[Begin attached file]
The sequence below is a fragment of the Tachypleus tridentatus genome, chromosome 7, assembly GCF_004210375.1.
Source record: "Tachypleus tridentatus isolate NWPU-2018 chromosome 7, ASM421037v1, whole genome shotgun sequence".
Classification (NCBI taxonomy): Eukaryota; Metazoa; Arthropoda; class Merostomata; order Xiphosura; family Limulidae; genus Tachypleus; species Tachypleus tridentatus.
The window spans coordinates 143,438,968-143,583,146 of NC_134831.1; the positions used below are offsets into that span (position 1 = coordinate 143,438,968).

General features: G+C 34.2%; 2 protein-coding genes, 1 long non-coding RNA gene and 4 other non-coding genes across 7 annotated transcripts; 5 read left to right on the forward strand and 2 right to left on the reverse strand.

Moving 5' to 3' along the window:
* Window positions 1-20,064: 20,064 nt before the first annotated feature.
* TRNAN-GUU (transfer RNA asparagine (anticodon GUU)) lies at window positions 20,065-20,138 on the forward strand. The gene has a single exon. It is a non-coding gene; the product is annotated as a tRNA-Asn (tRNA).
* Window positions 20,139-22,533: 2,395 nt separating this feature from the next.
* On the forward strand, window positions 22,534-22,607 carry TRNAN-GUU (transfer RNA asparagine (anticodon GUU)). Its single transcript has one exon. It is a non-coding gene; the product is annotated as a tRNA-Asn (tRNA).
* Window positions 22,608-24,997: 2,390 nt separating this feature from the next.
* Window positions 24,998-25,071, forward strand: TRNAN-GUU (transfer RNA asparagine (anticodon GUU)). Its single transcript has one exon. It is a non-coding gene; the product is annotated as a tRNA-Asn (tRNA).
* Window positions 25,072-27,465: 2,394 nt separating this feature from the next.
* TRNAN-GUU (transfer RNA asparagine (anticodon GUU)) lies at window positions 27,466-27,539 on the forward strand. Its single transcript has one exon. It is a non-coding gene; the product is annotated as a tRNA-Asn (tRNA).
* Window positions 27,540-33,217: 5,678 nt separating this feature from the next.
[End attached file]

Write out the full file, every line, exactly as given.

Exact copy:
The sequence below is a fragment of the Tachypleus tridentatus genome, chromosome 7, assembly GCF_004210375.1.
Source record: "Tachypleus tridentatus isolate NWPU-2018 chromosome 7, ASM421037v1, whole genome shotgun sequence".
Classification (NCBI taxonomy): Eukaryota; Metazoa; Arthropoda; class Merostomata; order Xiphosura; family Limulidae; genus Tachypleus; species Tachypleus tridentatus.
The window spans coordinates 143,438,968-143,583,146 of NC_134831.1; the positions used below are offsets into that span (position 1 = coordinate 143,438,968).

General features: G+C 34.2%; 2 protein-coding genes, 1 long non-coding RNA gene and 4 other non-coding genes across 7 annotated transcripts; 5 read left to right on the forward strand and 2 right to left on the reverse strand.

Moving 5' to 3' along the window:
* Window positions 1-20,064: 20,064 nt before the first annotated feature.
* TRNAN-GUU (transfer RNA asparagine (anticodon GUU)) lies at window positions 20,065-20,138 on the forward strand. The gene has a single exon. It is a non-coding gene; the product is annotated as a tRNA-Asn (tRNA).
* Window positions 20,139-22,533: 2,395 nt separating this feature from the next.
* On the forward strand, window positions 22,534-22,607 carry TRNAN-GUU (transfer RNA asparagine (anticodon GUU)). Its single transcript has one exon. It is a non-coding gene; the product is annotated as a tRNA-Asn (tRNA).
* Window positions 22,608-24,997: 2,390 nt separating this feature from the next.
* Window positions 24,998-25,071, forward strand: TRNAN-GUU (transfer RNA asparagine (anticodon GUU)). Its single transcript has one exon. It is a non-coding gene; the product is annotated as a tRNA-Asn (tRNA).
* Window positions 25,072-27,465: 2,394 nt separating this feature from the next.
* TRNAN-GUU (transfer RNA asparagine (anticodon GUU)) lies at window positions 27,466-27,539 on the forward strand. Its single transcript has one exon. It is a non-coding gene; the product is annotated as a tRNA-Asn (tRNA).
* Window positions 27,540-33,217: 5,678 nt separating this feature from the next.